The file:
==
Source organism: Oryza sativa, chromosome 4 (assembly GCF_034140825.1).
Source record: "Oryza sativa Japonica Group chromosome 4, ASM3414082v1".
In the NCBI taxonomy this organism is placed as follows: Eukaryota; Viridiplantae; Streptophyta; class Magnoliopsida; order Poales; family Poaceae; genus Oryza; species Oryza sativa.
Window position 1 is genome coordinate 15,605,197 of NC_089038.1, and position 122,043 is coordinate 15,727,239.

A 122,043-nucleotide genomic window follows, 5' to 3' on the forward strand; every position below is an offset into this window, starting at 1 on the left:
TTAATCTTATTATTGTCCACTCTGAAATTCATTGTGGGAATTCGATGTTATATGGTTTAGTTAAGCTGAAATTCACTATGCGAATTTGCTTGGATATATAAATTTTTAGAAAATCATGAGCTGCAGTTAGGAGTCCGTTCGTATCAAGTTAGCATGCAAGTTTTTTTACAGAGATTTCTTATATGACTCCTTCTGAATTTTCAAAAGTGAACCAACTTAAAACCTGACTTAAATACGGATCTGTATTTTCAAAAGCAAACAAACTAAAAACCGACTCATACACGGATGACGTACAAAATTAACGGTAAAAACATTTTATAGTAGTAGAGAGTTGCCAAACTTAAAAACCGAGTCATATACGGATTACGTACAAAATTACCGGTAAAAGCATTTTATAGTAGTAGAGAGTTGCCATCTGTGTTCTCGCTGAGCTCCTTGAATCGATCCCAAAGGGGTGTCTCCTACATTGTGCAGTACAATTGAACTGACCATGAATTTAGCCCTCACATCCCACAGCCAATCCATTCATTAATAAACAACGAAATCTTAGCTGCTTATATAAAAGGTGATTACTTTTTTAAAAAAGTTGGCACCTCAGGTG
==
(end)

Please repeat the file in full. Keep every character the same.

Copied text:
Source organism: Oryza sativa, chromosome 4 (assembly GCF_034140825.1).
Source record: "Oryza sativa Japonica Group chromosome 4, ASM3414082v1".
In the NCBI taxonomy this organism is placed as follows: Eukaryota; Viridiplantae; Streptophyta; class Magnoliopsida; order Poales; family Poaceae; genus Oryza; species Oryza sativa.
Window position 1 is genome coordinate 15,605,197 of NC_089038.1, and position 122,043 is coordinate 15,727,239.

A 122,043-nucleotide genomic window follows, 5' to 3' on the forward strand; every position below is an offset into this window, starting at 1 on the left:
TTAATCTTATTATTGTCCACTCTGAAATTCATTGTGGGAATTCGATGTTATATGGTTTAGTTAAGCTGAAATTCACTATGCGAATTTGCTTGGATATATAAATTTTTAGAAAATCATGAGCTGCAGTTAGGAGTCCGTTCGTATCAAGTTAGCATGCAAGTTTTTTTACAGAGATTTCTTATATGACTCCTTCTGAATTTTCAAAAGTGAACCAACTTAAAACCTGACTTAAATACGGATCTGTATTTTCAAAAGCAAACAAACTAAAAACCGACTCATACACGGATGACGTACAAAATTAACGGTAAAAACATTTTATAGTAGTAGAGAGTTGCCAAACTTAAAAACCGAGTCATATACGGATTACGTACAAAATTACCGGTAAAAGCATTTTATAGTAGTAGAGAGTTGCCATCTGTGTTCTCGCTGAGCTCCTTGAATCGATCCCAAAGGGGTGTCTCCTACATTGTGCAGTACAATTGAACTGACCATGAATTTAGCCCTCACATCCCACAGCCAATCCATTCATTAATAAACAACGAAATCTTAGCTGCTTATATAAAAGGTGATTACTTTTTTAAAAAAGTTGGCACCTCAGGTG